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Title: Does soil pyrogenic carbon determine plant functional traits in Amazon Basin forests?
Authors: Massi, Klécia Gili
Bird, Michael I.
Marimon, Beatriz Schwantes
Marimon, Ben Hur
Nogueira, Denis Silva
Oliveira, Edmar A.
Phillips, Oliver L.
Quesada, Carlos Alberto
Andrade, Ana C.S.
Brienen, Roel J.W.
Camargo, José Luís Campana
Chave, Jérôme
Honorio Coronado, Euridice N.
Ferreira, Leandro Valle
Higuchi, Niro
Laurance, Susan G.W.
Laurance, William F.
Lovejoy, Thomas E.
Malhi, Yadvinder Singh
Martínez, Rodolfo Vásquez
Monteagudo, Abel Lorenzo
Neill, David A.
Prieto, Adriana
Ramírez-Angulo, Hirma
ter Steege, H.
Vilanova, Emilio
Feldpausch, Ted R.
Keywords: Biodiversity
Environmental Gradient
Forest Edge
Forest Fires
High Temperature
Old-growth Forest
Soil Carbon
Temperature Effect
Amazon Basin
Issue Date: 2017
metadata.dc.publisher.journal: Plant Ecology
metadata.dc.relation.ispartof: Volume 218, Número 9, Pags. 1047-1062
Abstract: Amazon forests are fire-sensitive ecosystems and consequently fires affect forest structure and composition. For instance, the legacy of past fire regimes may persist through some species and traits that are found due to past fires. In this study, we tested for relationships between functional traits that are classically presented as the main components of plant ecological strategies and environmental filters related to climate and historical fires among permanent mature forest plots across the range of local and regional environmental gradients that occur in Amazonia. We used percentage surface soil pyrogenic carbon (PyC), a recalcitrant form of carbon that can persist for millennia in soils, as a novel indicator of historical fire in old-growth forests. Five out of the nine functional traits evaluated across all 378 species were correlated with some environmental variables. Although there is more PyC in Amazonian soils than previously reported, the percentage soil PyC indicated no detectable legacy effect of past fires on contemporary functional composition. More species with dry diaspores were found in drier and hotter environments. We also found higher wood density in trees from higher temperature sites. If Amazon forest past burnings were local and without distinguishable attributes of a widespread fire regime, then impacts on biodiversity would have been small and heterogeneous. Alternatively, sufficient time may have passed since the last fire to allow for species replacement. Regardless, as we failed to detect any impact of past fire on present forest functional composition, if our plots are representative then it suggests that mature Amazon forests lack a compositional legacy of past fire. © 2017, Springer Science+Business Media B.V.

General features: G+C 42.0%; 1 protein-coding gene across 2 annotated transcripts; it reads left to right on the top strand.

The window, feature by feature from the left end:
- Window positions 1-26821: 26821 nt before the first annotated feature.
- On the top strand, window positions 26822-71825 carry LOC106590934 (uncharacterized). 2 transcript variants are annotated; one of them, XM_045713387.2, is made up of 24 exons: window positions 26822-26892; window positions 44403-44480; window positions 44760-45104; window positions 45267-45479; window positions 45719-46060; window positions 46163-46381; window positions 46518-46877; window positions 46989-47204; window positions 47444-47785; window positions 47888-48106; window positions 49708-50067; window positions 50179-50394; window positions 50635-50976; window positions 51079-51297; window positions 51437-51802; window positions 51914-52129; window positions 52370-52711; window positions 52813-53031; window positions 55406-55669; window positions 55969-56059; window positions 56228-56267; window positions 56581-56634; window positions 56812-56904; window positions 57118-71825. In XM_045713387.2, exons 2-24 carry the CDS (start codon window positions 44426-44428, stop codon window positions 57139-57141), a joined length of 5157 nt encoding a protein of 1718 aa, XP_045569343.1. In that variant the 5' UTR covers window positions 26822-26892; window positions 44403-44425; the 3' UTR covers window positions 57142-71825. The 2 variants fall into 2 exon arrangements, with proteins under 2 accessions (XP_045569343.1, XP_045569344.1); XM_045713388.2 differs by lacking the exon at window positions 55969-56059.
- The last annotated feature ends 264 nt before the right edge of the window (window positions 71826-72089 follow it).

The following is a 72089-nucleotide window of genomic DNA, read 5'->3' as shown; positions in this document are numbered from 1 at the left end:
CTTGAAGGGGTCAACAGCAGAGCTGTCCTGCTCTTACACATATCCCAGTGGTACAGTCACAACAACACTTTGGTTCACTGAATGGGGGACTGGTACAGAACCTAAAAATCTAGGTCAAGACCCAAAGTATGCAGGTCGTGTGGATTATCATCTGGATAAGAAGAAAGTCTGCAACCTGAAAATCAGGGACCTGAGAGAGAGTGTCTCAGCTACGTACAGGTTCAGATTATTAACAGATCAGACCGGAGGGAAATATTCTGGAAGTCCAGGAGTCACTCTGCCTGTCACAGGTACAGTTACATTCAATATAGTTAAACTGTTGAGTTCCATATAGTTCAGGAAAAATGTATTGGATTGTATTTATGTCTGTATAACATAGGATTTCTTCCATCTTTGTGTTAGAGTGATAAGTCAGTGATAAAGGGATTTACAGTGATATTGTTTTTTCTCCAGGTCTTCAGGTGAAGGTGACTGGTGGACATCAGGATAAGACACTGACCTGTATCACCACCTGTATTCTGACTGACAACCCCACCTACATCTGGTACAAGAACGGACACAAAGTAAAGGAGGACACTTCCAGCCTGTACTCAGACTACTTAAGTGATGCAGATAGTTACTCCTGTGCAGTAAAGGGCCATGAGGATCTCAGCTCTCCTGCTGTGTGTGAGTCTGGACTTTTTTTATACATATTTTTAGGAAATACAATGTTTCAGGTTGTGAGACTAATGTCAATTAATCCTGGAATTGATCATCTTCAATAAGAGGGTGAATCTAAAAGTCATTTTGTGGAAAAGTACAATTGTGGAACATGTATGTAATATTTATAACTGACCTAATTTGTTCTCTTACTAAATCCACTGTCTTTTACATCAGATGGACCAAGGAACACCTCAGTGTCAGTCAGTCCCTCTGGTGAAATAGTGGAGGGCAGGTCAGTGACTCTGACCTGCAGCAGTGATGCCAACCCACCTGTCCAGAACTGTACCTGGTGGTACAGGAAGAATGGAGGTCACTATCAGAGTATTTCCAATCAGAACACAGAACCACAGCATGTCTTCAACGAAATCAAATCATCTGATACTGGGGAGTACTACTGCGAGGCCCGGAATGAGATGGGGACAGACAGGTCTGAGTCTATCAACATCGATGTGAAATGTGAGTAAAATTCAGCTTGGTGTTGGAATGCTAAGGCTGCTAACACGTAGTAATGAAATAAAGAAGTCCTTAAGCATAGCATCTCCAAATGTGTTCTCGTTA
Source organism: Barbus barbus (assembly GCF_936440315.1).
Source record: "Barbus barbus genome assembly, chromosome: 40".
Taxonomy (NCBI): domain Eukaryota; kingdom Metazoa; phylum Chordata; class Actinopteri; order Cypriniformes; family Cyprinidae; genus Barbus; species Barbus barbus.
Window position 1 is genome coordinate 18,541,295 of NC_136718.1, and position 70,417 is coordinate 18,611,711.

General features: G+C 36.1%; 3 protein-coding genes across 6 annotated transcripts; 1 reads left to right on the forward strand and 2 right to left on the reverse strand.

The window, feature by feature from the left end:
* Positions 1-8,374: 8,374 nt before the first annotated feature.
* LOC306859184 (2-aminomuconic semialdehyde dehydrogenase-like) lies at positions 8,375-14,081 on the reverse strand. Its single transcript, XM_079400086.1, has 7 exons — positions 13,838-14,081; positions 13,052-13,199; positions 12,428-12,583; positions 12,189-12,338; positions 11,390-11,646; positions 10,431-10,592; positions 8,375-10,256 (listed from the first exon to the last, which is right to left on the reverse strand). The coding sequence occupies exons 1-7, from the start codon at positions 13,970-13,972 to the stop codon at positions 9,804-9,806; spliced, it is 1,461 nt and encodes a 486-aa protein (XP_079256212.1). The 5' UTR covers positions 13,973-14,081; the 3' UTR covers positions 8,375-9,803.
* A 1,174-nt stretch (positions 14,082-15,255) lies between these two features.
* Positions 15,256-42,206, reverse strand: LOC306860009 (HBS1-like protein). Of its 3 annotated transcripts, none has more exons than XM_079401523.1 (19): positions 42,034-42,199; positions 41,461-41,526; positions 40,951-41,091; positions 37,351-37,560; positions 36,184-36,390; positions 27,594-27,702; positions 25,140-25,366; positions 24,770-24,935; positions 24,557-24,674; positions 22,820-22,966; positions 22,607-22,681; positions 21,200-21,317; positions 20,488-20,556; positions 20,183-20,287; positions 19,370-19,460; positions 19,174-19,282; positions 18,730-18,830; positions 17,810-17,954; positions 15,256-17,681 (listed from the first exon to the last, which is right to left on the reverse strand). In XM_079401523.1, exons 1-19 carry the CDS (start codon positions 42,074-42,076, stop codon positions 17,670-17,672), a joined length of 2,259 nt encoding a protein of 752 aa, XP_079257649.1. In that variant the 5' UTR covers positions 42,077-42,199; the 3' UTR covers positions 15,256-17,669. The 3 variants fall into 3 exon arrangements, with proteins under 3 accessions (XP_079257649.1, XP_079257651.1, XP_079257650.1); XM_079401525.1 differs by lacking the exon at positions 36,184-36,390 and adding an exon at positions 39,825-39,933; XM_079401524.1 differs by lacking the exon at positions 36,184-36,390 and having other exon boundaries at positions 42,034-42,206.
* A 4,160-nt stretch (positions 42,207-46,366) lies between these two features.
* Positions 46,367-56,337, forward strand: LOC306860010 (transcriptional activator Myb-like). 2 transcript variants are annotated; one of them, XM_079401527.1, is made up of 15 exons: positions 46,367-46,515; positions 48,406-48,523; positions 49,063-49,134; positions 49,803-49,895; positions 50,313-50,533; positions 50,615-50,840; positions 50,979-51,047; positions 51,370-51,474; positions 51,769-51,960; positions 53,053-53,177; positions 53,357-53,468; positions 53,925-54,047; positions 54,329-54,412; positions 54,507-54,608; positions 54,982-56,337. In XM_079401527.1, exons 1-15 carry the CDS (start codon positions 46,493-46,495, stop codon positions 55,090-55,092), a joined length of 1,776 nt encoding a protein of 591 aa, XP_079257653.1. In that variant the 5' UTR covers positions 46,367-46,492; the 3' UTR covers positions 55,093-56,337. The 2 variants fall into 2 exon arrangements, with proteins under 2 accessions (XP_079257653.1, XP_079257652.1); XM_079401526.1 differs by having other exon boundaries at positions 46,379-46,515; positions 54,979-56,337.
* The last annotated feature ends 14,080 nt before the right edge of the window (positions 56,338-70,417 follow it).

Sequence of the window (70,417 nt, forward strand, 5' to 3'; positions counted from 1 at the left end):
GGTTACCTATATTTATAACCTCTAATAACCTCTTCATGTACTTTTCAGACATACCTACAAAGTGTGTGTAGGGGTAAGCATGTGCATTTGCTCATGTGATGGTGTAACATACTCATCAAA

metadata.dc.identifier.doi: 10.1007/s11258-017-0751-9
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